“Let me at her! Give her to me, and I will tear her head off! Folye still lives!”

He went on cursing and ranting, determined to stay until she came home.

His good friends embraced him and tried to convince him: “Folye, let it go; forget her. God will help you; you’ll become a man again . . . and find another doll.”

After that, Folye went limp. He began to shake and sob like a child. They say that all the men wept with him when they took him back to the hospital.

From that moment on, Rikl the Doll was never seen again.


Thus began a chain of bleak years. In the beginning, some of the old dealers still remembered Folye. They would send over a basket of chickens for him to inspect, enabling him to earn a few coins. The women would deliver a bit of cooked food to his stall in the market. Little by little, however, they forgot him altogether.

But Blind Folye never forgot anyone. Even though his eyes remained in constant darkness, he always saw in his mind’s eye the whole neighborhood of the Iron Gates and the marketplace. He sensed each step, every house, every fence and corner of the place, and certainly every person. With his stick clutched tightly in his gnarled, outstretched hand and his head held high, he paced the crowded marketplace. The brightly moving world that he had lost was burrowed deep in him, astonishingly more vivid in his mind. He could recognize the voice of each and every person he had ever seen.

Amid the great clamor of the market, the loud cries and raucous noise of geese, hens, ducks, women, children, girls, and the many Jews buying and selling, was Folye. He arrived early every morning, together with all the dealers, butchers, water carriers, and draymen. He always appeared tall and straight, with a stiff head, as if carved from wood, and a broad, pale mouth with white, solid, healthy teeth.

Only his eyes were closed and withdrawn. Small reddish slits were seen where eyes had once been. Blind Folye leaned forward on his stick with pointed, alert ears and listened.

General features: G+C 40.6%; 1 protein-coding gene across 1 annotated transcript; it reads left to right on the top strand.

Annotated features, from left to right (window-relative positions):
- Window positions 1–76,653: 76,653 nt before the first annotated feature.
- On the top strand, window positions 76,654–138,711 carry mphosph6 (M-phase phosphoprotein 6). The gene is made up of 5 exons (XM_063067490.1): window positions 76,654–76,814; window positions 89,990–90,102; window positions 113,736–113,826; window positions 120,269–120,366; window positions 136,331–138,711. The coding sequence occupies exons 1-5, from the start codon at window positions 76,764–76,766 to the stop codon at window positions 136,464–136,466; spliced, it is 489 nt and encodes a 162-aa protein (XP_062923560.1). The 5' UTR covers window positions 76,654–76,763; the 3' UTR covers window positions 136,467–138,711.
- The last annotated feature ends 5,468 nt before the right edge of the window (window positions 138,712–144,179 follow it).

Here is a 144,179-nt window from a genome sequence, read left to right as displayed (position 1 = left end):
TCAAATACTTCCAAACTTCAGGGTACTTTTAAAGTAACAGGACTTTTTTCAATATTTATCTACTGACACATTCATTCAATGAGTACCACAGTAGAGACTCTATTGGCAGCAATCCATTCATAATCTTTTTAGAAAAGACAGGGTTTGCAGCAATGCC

Once, the town porter approached, bent double under a heavy load. He passed Folye and shouted, “Good morning, Folye!”

“Good morning, Leybele, you sissy!” Folye responded.

Laughter broke out among the women and children. The porter stopped, still holding the load on his back. He thrust a coin into Folye’s hand. “Here, Folye, you deserve it,” he said. “Since you recognized me.”

Suddenly a carriage was heard rumbling over the jagged stones of the road toward Folye. Amid the noise, the wagon driver shouted down, “Folye, may the devil take your father!”

Blind Folye strained his ears, mumbled a moment, and cried out, “Motkele, you swindler! Toss me a tenner!”

The older dealers gossiped. “Look what can become of a man.”

And so he recognized each and every one. He never made a mistake. The crowd delighted in him and threw him its spare change.

The older dealers gossiped. “Look what can become of a man.”

“If only I had what he once had.”

“God punishes a man.”

Children with fingers in their wide-open mouths looked with fear upon the blind man, who mumbled wordlessly as though convincing himself of something.

All around him the noise of the market, of buying and selling, resounded. Merchants praised their products to the skies. The clamor rolled on and on, like a hail of stones.

An elegant noblewoman arrived to purchase goods, and the merchants were beseeching her from all sides. A soldier with a gold stripe running down the length of his trousers followed her with two large baskets. The noblewoman intended to buy a great deal. She smiled with her bright, blue eyes. She knew that “they cheat here.” Oh, she knew!

Suddenly the blind man’s stick began to shake. He tore his head up, jolted forward, and stumbled in his haste. He lifted himself by his hands, and a loud roar was heard: “Rikl . . . Rikl . . . my wife, Rikl . . .”

A crowd boiled around them, a thick, swarming knot of people.

And in the center of it all stood the soldier with the golden trouser stripe, holding the fainting noblewoman.

Bracha Beverly Weingrod will soon self-publish Jewish Warsaw Between the Wars, which includes twenty of her translations of Kaganovski’s short stories, mostly drawing from his 1928 collection Figurn. She thanks Gilda Gordon for her help in editing. Weingrod, an accomplished teacher, lives in Jerusalem and is also the translator of Dos Familien Kokh-Bukh, which she published under the title The Yiddish Family Cookbook.